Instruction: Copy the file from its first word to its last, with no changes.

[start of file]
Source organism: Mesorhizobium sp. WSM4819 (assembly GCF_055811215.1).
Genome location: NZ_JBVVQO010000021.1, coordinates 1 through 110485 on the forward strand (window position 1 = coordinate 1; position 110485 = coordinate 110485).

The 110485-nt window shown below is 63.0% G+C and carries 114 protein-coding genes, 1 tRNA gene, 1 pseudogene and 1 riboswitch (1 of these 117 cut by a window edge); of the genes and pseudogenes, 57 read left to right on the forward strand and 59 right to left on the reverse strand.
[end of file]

Source organism: Mesorhizobium sp. WSM4819 (assembly GCF_055811215.1).
Genome location: NZ_JBVVQO010000021.1, coordinates 1 through 110485 on the forward strand (window position 1 = coordinate 1; position 110485 = coordinate 110485).

The 110485-nt window shown below is 63.0% G+C and carries 114 protein-coding genes, 1 tRNA gene, 1 pseudogene and 1 riboswitch (1 of these 117 cut by a window edge); of the genes and pseudogenes, 57 read left to right on the forward strand and 59 right to left on the reverse strand.